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Third Sunday in January is the day you are most likely to quit New Year's resolutions

Strava reveals day you are most likely to curb fitness resolutions

Climbing in a group
Joe Robinson
3 Jan 2020

If you have made yourself a New Year's resolution, note down 19th January in the diary. That's because it is the date you are most likely to abandon those best-laid commitments.

According to popular fitness app Strava, which analysed data from 98.3 million uploaded fitness activities, ‘Quitters' Day’ is just over two weeks away, something that does not bode well for most of us.

Whether it’s the dreary weather or the enduring drain of commuting to and from work in the dark, it seems as if sticking to those health and fitness goals ends sooner rather than later.

And according to Strava’s UK manager, Gareth Mills, it is a matter of motivation that sees us fall by the wayside.

‘Millions of us around the world will start the year motivated and with the best of intentions to either get fit, or increase our activity levels,’ said Mills.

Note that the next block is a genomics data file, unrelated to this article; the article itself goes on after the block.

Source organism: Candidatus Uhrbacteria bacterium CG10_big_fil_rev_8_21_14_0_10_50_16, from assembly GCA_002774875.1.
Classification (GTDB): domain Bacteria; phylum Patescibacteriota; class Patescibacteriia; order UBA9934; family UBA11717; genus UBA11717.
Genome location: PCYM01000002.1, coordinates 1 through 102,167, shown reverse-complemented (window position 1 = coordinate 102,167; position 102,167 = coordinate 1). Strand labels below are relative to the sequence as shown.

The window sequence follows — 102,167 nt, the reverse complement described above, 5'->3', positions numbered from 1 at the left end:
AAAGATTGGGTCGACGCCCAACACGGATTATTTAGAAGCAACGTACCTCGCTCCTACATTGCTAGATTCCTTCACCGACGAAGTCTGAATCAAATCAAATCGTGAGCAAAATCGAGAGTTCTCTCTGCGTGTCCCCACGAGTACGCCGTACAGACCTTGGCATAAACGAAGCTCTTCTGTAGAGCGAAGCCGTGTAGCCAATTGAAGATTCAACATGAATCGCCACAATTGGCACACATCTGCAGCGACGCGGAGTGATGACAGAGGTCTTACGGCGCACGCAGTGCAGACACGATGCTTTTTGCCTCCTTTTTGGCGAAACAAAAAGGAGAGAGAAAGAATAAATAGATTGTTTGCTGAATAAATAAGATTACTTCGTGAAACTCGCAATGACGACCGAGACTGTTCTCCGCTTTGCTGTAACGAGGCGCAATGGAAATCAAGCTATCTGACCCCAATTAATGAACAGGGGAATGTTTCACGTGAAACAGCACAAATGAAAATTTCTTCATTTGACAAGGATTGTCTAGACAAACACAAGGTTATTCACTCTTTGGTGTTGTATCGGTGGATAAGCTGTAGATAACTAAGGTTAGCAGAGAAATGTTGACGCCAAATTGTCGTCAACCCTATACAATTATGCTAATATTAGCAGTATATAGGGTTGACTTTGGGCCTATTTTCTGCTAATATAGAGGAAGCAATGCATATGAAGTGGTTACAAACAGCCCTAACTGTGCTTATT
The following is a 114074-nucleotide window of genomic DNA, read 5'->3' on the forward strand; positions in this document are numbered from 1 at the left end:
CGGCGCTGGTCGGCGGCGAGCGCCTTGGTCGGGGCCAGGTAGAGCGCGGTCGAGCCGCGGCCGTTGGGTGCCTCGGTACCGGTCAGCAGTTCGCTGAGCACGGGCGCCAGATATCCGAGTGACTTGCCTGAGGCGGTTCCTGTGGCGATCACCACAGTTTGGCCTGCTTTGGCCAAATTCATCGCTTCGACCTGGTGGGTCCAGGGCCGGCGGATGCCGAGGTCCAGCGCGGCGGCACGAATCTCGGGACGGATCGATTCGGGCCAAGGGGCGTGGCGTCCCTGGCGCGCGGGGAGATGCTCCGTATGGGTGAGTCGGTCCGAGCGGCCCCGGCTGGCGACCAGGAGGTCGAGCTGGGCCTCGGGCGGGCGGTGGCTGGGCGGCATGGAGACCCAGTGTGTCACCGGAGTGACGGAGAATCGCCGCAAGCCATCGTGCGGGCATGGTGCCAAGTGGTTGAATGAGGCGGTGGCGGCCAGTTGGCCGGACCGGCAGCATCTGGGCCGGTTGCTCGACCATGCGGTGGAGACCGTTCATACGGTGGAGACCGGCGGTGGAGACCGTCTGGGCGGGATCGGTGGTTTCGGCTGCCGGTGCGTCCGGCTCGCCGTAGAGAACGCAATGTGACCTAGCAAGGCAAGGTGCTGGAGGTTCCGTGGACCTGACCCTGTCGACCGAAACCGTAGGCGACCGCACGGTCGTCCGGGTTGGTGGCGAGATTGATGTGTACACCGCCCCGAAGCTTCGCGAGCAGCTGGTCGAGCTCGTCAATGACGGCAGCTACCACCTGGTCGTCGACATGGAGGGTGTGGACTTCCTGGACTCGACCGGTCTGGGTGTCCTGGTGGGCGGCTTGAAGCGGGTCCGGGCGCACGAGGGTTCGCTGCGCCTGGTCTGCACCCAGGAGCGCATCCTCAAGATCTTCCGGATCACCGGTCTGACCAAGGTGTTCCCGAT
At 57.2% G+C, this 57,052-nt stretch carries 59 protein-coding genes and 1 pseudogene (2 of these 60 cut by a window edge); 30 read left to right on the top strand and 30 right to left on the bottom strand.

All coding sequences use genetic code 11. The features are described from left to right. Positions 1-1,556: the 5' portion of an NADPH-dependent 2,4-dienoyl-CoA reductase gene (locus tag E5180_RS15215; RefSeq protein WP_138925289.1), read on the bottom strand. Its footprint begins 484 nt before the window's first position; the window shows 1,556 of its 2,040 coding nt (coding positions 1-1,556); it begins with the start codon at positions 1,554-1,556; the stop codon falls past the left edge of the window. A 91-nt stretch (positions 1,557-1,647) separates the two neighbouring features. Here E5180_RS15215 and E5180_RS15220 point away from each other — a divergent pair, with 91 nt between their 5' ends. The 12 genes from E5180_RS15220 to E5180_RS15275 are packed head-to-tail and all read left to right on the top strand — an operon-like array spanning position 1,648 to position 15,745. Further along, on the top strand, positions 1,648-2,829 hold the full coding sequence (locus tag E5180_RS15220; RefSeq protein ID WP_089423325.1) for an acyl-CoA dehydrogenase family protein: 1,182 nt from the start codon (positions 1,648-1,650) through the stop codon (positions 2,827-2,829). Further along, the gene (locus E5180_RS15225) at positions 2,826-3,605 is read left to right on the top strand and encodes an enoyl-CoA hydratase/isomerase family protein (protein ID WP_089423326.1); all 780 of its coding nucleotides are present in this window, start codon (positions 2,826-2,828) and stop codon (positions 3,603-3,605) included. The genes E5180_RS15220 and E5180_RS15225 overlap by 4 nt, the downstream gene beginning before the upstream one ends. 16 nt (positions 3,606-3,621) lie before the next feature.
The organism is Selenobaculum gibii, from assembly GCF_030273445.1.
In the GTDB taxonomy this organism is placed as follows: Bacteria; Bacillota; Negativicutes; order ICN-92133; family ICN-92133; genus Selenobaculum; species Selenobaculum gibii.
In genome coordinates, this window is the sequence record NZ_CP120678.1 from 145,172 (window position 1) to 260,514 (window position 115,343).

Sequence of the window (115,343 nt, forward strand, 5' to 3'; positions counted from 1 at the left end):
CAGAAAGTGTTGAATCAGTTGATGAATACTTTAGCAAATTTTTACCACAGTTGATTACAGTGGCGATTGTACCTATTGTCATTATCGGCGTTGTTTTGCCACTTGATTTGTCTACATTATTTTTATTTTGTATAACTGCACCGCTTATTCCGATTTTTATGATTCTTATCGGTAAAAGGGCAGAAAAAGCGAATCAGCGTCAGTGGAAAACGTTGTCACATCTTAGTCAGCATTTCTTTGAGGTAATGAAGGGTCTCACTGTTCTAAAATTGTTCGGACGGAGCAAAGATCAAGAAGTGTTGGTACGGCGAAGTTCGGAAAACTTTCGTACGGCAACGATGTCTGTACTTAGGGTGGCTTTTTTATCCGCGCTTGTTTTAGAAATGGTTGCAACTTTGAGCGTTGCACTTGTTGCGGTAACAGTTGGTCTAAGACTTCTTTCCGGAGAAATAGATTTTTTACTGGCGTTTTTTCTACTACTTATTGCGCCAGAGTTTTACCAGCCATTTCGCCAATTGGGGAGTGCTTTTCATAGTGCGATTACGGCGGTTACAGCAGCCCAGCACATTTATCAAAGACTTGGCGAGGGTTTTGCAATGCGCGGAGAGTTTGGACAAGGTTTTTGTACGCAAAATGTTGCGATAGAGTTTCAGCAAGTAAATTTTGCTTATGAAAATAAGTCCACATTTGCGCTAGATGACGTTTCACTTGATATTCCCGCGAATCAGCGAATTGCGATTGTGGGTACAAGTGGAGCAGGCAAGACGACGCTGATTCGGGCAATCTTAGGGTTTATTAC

‘We know that staying motivated is the oldest and biggest problem in health and fitness and our data shows that people are most likely to give up on 2020 New Year’s fitness resolutions by Sunday 19th January this year.

‘At Strava, we believe that people keep people active which is why we connect athletes with like-minded athletes. For example, we know that those who exercise in a group record 10% more activities the month after they join a club, and that cyclists going on group rides cover twice the distance of solo rides.’

With Mills suggesting exercising in a group as a potential solution, it makes sense to look out for your local club ride or convince another friend into the wonderful world of riding a bike.

Another solution could also stem from commuting to work by bike. Not only does it dramatically improve your physical and mental health, it saves you a tonne in commuting costs too.

Especially with yesterday’s announcement that commuting costs have risen by 2.7%, another increase above inflation, which averages out at a £100 annual increase per commuter.

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